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Landlords are bracing themselves for a tough year ahead, especially those involved in the buy-to-let market.

There is the much-publicised hike in stamp duty for those investing in buy to lets, coupled with the scrapping of tax relief at the higher rates. And landlords may also find it more difficult to borrow money in the first place, with the possibility that The Bank of England could be given the power to clamp down on lending that it deems to be risky.

At present, the buy-to-let sector is booming for a number of reasons.

Many landlords will be rushing to invest before the new stamp duty rates come into effect. Some pension schemes and individuals who have had their pension funds released are also looking into the rental property market as a good place to put their money.

So now, the chancellor George Osborne is launching a consultation as to whether to give the Bank of England powers to crack down on risky lending. At the moment, the bank does not have the same level of control over buy-to-lets as it does with residential mortgages.

Ministers are deciding whether to allow the bank to impose restrictions on lending to landlords.

Bank of England figures show buy-to-let lending represents 14.5 per cent of all mortgages, which is the highest level since it started collating the figures in 2007. This is big business and new loans to landlords are expected to reach £38 billion this year.

The chancellor’s move has angered landlords who feel that they are being unfairly targeted. The financial restrictions could mean some landlords get out of the market or will not invest in any further properties.

They could also pass on increased operational costs to their renters, meaning that tenants will be worse off too.

However, the Bank of England feels that buy-to-let mortgages have been treated more leniently than their residential counterparts. According to figures by the data firm Moneyfacts, the number of loans taken out with a deposit of only 20 per cent has more than doubled in the past two years.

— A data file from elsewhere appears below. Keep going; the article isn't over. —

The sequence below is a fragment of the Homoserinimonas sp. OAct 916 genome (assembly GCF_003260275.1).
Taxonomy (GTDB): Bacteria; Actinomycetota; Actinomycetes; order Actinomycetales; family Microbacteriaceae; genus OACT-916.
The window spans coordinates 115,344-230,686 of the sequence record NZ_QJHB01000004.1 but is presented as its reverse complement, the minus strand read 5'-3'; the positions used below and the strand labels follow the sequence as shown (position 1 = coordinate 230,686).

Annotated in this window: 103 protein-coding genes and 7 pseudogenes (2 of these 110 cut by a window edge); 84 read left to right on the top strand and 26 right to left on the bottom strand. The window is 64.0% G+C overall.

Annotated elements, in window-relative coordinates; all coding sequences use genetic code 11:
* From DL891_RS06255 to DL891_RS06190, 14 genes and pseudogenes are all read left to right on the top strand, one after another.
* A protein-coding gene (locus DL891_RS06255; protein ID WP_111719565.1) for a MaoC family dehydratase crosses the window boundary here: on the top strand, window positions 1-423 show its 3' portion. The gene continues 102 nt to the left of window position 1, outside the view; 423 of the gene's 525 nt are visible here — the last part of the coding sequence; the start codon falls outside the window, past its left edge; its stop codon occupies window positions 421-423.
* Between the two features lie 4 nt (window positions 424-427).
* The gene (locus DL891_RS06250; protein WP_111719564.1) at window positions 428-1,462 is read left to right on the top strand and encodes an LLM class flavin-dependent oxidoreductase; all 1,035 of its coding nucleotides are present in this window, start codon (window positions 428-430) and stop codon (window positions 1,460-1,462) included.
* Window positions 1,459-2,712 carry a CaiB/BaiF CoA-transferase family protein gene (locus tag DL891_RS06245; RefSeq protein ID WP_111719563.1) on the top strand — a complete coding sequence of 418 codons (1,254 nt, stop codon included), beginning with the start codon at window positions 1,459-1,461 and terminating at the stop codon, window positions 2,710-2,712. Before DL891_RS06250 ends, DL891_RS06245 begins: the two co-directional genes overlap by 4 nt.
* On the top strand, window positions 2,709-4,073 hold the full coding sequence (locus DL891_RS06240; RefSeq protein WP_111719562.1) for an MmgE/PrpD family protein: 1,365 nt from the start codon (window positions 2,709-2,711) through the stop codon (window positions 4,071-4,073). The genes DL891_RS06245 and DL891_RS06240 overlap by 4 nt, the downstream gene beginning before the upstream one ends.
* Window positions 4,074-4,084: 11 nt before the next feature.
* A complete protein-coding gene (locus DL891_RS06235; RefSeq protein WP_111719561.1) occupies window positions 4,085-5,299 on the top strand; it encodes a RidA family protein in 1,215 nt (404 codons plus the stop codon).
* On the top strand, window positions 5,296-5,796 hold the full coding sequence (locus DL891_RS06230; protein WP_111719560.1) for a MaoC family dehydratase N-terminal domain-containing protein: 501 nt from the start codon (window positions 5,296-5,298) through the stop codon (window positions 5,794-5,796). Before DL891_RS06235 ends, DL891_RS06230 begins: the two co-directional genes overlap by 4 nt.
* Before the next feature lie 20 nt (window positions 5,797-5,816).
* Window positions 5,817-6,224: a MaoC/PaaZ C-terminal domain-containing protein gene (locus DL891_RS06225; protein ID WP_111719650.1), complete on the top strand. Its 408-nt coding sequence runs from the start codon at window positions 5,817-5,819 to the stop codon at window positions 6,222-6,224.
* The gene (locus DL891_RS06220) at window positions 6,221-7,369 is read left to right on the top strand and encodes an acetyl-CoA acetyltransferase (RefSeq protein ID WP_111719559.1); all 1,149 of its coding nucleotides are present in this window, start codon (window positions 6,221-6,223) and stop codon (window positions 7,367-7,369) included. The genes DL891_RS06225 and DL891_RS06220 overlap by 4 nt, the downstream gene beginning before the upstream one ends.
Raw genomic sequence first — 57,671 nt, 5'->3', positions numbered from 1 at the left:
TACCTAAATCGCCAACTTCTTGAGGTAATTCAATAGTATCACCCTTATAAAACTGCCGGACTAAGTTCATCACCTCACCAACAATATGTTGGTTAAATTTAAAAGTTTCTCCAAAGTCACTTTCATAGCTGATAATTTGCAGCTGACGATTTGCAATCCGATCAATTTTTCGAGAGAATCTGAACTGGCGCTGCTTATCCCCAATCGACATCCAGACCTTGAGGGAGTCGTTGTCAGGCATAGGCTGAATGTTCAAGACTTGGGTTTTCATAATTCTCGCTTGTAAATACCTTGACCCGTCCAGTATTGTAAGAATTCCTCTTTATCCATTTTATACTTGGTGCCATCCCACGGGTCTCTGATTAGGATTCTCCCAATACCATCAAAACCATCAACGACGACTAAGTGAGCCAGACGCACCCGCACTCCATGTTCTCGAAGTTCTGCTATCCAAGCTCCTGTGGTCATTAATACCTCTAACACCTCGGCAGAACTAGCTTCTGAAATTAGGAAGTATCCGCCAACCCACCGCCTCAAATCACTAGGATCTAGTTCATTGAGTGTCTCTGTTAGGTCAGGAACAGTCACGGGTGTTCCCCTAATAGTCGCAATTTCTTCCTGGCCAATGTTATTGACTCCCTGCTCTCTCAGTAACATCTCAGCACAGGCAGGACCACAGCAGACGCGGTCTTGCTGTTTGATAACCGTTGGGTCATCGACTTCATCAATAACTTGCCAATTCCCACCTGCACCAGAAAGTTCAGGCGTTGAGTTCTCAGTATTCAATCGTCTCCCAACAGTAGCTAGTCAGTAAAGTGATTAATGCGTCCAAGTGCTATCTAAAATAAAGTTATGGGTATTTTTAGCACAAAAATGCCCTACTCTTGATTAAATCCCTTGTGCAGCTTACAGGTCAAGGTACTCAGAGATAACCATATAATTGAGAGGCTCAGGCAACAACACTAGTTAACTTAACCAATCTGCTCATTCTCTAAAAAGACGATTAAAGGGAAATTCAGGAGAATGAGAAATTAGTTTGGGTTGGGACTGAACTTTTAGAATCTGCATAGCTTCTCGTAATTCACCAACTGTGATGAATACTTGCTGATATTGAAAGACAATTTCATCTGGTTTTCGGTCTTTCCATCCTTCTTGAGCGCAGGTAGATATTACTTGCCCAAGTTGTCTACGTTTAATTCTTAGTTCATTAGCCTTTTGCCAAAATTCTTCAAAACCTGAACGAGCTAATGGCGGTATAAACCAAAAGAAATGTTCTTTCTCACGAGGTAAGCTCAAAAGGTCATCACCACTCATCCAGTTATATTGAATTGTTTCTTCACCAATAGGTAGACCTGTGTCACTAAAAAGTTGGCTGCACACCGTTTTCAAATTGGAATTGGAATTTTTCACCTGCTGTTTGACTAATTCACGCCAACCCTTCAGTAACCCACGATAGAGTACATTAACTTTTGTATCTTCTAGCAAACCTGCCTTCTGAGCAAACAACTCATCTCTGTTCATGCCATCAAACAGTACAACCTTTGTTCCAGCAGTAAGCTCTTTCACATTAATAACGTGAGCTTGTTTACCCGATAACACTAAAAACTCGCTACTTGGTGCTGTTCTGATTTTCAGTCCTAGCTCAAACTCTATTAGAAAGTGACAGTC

Lenders also decide if home owners can afford a loan calculated on an interest rate of 7 per cent but for landlords the interest rate is lower at 5 or 6 per cent.

So it could be argued that the chancellor’s move brings landlords into line with home owners.

Although times may look tougher for landlords, as with any sector, there are still some operational efficiencies, the introduction of which can ensure that a property portfolio continues to deliver a decent return.

One area in which landlords and their agents can optimise their processes is through the use of professional property inventory and inspection software such as InventoryBase. This helps them to maximise efficiency in managing inventory reports, check ins, check outs and interim inspections.

The reports can be updated instantly on a smartphone or tablet, complete with photos.

Not only does this ensure adherence to legislative requirements but it simplifies an otherwise time-consuming process, further reducing the associated time and cost.

Other apps are available which can help landlords to schedule utility bills, rents and other payments, in addition to assisting in finding new tenants.